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Divorce & Family Law This forum is for discussing any of the legal issues involved in your divorce.

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Old 09-16-2015, 03:34 AM
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Originally Posted by nogoingback View Post
I think your lawyer(s) are correct in that it may be too soon.... to terminate SS. However, it would probably be worth pursuing an end date no later than three quarters of the length of the marriage, and/or a step-down phasing out of SS.
No agreement is going to mention whether the SS is compensatory or not, but it is a very important determination and it is mentioned in many decisions on Canlii. Based on your other posts, it would appear (sadly) that your's is more compensatory- i.e. it compensates her for the length of time she was out of the work force and giving up the opportunity for career advancement, taking care of the children etc. Your's is a mid to longterm marriage, and the longer the marriage, the more "compensatory" the SS. Non-compensatory is meant to be more transitional, in that it helps an ex spouse get back on her feet after what is typically a short marriage, without kids, at a relatively young age with lots of future earning potential etc.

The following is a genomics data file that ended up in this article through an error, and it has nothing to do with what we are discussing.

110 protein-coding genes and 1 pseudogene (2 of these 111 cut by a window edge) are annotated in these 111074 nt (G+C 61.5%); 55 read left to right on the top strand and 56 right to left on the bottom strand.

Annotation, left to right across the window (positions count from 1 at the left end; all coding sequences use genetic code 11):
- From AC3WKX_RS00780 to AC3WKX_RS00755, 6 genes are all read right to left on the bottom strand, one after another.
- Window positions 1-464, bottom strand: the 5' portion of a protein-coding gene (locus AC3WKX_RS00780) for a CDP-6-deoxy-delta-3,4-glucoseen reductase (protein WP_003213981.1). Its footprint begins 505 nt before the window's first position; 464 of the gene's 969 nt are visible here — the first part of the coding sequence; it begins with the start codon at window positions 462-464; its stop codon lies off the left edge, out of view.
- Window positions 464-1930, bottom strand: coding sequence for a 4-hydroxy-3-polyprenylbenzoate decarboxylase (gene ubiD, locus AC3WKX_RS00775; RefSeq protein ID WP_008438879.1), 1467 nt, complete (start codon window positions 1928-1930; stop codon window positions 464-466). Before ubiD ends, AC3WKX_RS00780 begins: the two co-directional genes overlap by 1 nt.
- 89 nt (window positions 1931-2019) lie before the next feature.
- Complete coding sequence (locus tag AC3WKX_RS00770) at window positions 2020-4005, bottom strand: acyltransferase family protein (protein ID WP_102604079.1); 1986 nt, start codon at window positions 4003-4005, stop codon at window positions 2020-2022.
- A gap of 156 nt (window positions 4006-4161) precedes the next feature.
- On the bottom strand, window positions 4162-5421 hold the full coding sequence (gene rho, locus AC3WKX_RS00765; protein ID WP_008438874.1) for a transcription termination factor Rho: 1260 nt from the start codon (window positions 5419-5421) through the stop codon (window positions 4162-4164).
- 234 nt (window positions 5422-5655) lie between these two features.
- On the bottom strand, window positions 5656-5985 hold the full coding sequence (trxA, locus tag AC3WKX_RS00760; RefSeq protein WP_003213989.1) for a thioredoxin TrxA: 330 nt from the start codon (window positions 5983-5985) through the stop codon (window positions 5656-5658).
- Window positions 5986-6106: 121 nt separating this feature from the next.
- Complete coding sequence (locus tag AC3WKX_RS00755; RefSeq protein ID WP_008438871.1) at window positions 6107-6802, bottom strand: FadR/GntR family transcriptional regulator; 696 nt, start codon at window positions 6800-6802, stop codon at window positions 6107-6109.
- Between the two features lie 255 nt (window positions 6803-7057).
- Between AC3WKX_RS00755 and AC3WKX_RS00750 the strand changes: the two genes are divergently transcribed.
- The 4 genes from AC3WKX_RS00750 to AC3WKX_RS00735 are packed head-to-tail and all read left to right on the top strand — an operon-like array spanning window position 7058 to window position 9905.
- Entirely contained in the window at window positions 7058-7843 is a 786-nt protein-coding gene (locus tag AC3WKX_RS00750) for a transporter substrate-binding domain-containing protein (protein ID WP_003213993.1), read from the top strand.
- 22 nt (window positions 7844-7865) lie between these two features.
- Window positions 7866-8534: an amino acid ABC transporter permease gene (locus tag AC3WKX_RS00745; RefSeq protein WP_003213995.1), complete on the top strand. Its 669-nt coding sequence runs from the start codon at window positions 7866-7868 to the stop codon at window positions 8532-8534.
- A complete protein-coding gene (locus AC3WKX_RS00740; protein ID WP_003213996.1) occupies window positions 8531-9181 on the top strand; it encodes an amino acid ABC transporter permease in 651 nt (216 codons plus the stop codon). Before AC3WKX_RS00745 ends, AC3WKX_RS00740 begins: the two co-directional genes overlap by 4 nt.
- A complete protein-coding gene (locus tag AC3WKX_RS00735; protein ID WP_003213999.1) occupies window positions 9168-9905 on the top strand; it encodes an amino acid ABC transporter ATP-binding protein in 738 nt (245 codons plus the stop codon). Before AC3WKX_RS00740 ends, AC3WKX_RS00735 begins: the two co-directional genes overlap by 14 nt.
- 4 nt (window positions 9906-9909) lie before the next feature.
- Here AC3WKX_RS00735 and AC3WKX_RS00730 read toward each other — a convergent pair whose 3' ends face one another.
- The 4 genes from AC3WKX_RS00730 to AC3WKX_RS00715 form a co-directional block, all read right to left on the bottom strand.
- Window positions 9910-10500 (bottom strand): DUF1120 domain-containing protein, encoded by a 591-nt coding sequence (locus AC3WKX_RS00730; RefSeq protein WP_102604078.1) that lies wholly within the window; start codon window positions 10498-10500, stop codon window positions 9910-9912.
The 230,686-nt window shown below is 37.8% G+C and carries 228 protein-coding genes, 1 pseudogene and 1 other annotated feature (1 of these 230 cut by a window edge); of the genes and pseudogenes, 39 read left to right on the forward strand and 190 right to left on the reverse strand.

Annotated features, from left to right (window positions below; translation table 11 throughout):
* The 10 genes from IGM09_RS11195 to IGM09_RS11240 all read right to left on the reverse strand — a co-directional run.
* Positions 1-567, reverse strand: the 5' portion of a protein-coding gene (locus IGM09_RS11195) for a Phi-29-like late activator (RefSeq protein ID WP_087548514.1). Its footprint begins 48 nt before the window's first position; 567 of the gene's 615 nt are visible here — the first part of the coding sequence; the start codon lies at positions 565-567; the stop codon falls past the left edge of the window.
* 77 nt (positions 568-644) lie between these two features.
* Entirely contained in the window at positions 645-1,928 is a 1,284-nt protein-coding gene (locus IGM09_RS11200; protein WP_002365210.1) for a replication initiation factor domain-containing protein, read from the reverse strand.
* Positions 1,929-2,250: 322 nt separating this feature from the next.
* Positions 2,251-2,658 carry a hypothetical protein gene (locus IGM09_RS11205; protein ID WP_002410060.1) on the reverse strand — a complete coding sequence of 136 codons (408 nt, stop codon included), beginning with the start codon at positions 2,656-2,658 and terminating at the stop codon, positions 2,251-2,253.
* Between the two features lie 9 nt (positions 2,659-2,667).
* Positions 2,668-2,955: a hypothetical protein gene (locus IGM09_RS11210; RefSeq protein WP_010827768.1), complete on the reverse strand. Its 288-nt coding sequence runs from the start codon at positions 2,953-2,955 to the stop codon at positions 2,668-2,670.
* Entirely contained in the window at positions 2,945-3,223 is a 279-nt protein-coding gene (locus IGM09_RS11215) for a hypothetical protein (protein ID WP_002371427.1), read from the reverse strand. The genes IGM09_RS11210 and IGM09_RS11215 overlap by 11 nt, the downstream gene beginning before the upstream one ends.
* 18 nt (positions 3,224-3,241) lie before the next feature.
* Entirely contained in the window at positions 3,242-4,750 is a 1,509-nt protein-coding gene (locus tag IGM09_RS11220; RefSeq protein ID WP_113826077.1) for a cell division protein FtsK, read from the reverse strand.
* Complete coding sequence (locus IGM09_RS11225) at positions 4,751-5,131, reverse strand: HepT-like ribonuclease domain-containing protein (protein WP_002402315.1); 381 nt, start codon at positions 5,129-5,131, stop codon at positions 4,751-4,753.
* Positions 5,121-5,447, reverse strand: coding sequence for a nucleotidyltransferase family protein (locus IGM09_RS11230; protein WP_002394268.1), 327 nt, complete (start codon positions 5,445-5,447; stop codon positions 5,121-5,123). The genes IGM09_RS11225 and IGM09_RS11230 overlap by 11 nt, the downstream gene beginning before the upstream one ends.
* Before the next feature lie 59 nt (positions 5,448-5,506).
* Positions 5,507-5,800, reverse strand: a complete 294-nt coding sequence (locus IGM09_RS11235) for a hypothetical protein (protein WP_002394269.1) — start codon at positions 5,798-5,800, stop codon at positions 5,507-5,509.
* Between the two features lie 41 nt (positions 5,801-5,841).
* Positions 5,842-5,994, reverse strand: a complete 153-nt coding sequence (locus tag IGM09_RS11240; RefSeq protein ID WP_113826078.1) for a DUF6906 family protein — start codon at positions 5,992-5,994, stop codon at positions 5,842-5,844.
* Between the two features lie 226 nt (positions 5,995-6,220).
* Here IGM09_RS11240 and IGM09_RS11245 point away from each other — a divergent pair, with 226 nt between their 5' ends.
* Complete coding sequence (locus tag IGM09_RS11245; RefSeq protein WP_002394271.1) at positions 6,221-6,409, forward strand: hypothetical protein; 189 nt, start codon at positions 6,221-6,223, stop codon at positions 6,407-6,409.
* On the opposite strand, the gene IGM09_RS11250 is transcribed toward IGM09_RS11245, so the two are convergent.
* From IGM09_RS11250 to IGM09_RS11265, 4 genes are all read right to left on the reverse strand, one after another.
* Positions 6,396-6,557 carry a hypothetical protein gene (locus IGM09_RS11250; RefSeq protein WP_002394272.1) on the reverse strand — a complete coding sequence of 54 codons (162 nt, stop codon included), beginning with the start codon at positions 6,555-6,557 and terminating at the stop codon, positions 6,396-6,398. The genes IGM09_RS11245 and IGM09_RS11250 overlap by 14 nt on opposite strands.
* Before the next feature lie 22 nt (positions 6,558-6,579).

The thing you do have going for you is that your ex is working and has been for some time. The fact that she has demonstrated that she is or could be self-sufficient is huge, and could very well translate into a step down decision. There are many on here who are continually frustrated by ex's who chose to remain unemployed, so you are comparatively speaking in a good spot.
What was her salary when you separated? Has it increased significantly since? If so, you should be entitled to some relief, particularly if she remains "underemployed".

You should definitely be exchanging financials, and you do not need a lawyer to do this. If she is not responding to request for financial disclosure and you are in Ontario, use Form 20. Look at this thread for info:
To save money, you can do some of the paperwork yourself. However when you need advice or want a lawyer present if your case makes it to trial, you can hire a lawyer as an agent as opposed to hiring a lawyer "on record". Hiring a lawyer as an agent allows you to remain unrepresented. All correspondence would go through you rather than your lawyer, thereby keeping costs down. It is not for everyone. It is a ton of work with lots of landmines, but doable.
Her salary or yearly should be $40-42K yearly. It could be as high as $52k working overtime but that's her choice. I hardly work overtime myself. I work steady mid nights and can't stay awake past 8 hrs.
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